Next week, I plan to do some mountain climbing in Mount Hermon, California. I’m an expert climber. I even have worn-out hiking boots and a really cool backpack to prove it.
Okay, so the hiking boots are worn out because I’ve had them for ten years, and I wear them to Walmart because they’re comfortable. And the backpack holds my computer. And it’s pink. I feel you judging me.
The truth is, I’m not a great, grungy mountain climber. And Mount Hermon isn’t really a mountain. It’s more of a cushy retreat center, with a few hills and valleys. But I will climb those hills and valleys. And I plan on having a mountaintop experience while I’m there.
I’ve often heard life compared to a series of hills and valleys. We struggle and climb, and we live for the peak moments, when we’re on top of the world. We dread the valleys, where it feels we’ll be crushed by an avalanche or swept away by flood waters. There’s even a song about it out right now—about God, being the God of the hills and valleys. I love that song.
But it missed a part.
What about the plains?
For me, the hardest struggle isn’t the climb to the summit. And though the valleys can be awful, I often find great strength at my lowest points. The most difficult part of my journey is in the flat parts—the long stretches when nothing much seems to happen.
The flat parts of my life are the times when everything’s going okay. Not awful. Not great. I wake up, work, pay bills, go to bed. Wake up, work, pay bills, go to bed.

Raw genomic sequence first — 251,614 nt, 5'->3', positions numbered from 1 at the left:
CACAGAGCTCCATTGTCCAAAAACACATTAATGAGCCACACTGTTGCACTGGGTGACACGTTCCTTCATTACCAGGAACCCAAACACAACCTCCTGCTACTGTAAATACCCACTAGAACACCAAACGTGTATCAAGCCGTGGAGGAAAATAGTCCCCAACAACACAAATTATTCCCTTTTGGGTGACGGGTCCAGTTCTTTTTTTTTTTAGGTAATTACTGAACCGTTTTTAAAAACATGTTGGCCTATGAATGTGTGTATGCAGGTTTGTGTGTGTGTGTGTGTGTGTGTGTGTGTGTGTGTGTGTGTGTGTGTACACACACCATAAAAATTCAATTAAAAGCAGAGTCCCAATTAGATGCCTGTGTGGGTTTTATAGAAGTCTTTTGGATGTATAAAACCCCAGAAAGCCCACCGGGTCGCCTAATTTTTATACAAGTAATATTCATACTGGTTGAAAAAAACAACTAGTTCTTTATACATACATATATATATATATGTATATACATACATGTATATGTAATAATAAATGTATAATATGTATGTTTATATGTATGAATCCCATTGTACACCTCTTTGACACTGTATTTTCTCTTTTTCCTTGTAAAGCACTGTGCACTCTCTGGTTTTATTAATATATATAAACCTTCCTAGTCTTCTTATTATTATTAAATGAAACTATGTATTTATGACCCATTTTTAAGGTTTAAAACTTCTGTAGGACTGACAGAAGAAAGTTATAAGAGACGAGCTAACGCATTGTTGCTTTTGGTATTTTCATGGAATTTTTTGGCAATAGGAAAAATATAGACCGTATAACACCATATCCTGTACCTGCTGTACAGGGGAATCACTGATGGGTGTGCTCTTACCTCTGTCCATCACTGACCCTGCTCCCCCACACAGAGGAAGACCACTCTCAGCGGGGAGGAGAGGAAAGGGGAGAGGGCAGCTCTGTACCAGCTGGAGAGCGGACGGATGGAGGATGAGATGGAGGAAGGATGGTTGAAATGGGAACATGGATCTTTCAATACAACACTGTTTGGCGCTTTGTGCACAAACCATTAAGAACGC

I’ve wondered why the easiest stretches of my life can be the most difficult. It seems like those would be the best times! It seems like, in those places, my joy would be full, my cup overflowing. But that’s not usually the way it happens. For me, the joy comes at the hills and valleys.
The plains bring the blahs and the blues.
When I’m in the valley, I feel close to God. I seek Him with all that’s in me. I feel His presence, and I cling to Him with every speck of strength.
On the summit, He’s there. With every breath, His presence sings. With every mountaintop view, His essence soaks me.
Why does He feel so close in the hills and valleys, but so far on the plains?
Where does He go?
That’s when I realized . . . He doesn’t go anywhere. He loves me just as passionately on the prairie as on the peak, just as deliberately in the grassland as in the gorge. The difference is me.
Forget clinging. I don’t even look for Him on the moor.
I get caught up in the hamster-wheel journey, and I forget to talk to Him.
I forget to thank Him.
I’m so busy living the dream, I forget to breathe in His essence.
The reason I get depressed on the plains of my life is because I’m lonely for my Father. But it doesn’t have to be that way. He provides the meadows so we can rest with Him, not escape from Him.
Today, I will call out to my Creator, not because anything bad is happening. I’ll look for Him simply because I love Him. I’ll invite Him for coffee; we can be workout buddies on the treadmill of time. And I’ll thank Him for those sweet savannah stretches of serenity.